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If you’ve never had an unintended release of a hazardous material around your shop or on the golf course, pat yourself on the back. You have obviously been cautious, and attentive to safe procedures when handling those materials.

You’ve also been lucky.

It’s difficult to load, store, open, mix, transport and apply fertilizers, pesticides, soil amendments, fuel, and other materials over 100-plus acres of uneven terrain, many times a year, without unintentionally releasing some of that material, in a quantity greater than labeled rates, or to an area outside label recommendations. In other words, experiencing a chemical spill.

Eventually, it’s going to happen. And whether it’s a push rotary spreader half full of gypsum that tips over on the cart path or a 300-gallon sprayer full of preemergent herbicide that flips over coming off a tee box, they are both “chemical” spills that require action and cleanup.

I’m sure you’ve heard the adage “hope for the best, but plan for the worst.” It’s good advice for handling hazardous materials on the golf course. The first part is easy, but planning for the worst takes a little work. Let’s look at what’s involved in creating an Emergency Action Plan (EAP).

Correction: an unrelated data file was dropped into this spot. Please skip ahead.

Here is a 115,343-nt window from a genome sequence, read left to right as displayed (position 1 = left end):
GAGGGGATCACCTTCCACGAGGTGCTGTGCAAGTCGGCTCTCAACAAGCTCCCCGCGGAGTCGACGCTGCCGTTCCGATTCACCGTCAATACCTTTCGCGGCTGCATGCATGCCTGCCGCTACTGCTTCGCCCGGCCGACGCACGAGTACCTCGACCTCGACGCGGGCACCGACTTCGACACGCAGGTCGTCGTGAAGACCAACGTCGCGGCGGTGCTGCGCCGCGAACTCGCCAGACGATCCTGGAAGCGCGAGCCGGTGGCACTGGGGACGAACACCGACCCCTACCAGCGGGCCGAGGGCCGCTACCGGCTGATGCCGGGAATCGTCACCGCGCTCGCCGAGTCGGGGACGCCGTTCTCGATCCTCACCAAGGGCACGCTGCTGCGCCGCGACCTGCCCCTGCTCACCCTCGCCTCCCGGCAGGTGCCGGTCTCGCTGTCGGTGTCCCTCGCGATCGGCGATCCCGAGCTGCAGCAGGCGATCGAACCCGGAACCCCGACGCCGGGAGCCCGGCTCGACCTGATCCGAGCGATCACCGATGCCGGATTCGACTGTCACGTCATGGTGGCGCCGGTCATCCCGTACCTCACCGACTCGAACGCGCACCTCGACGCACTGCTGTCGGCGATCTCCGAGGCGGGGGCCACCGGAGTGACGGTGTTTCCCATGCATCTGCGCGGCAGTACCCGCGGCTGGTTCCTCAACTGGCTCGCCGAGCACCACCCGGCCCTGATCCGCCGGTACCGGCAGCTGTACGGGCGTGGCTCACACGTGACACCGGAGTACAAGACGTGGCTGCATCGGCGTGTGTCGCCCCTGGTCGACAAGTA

An Emergency Action Plan describes procedures for dealing with various types of emergencies. Although spilling a few pounds of gypsum on the cart path may not seem like an emergency, an EAP assures that all chemical spills are handled correctly. Following these five steps will help you reduce exposure and limit any negative impact of the spill:

  • Evaluate the spill and rescue contaminated persons
  • Confine the spill
  • Report to responsible person or agency
  • Secure the area of the spill
  • Cleanup

We’ll look at each step in the plan in more detail, but first, think about the potential hazardous consequences of a chemical spill. Knowing who, or what, could be at risk of injury or contamination gives context to each step, and helps you achieve the goal of your EAP, reducing the risk of harm to people and the environment.

Your first concern is for the health and safety of any people that might be exposed to a potentially toxic substance. This, of course, includes crew members working with the material at the time of the spill, but also other crew members or golfers in proximity to the spill. You also need to consider potential toxicity to the environment, including the turf in the immediate area of the spill, the soil below the spill and other areas, especially water features, the material could contaminate by runoff or washing.

A critical piece of information for determining the potential risk is to ascertain the material’s toxicity.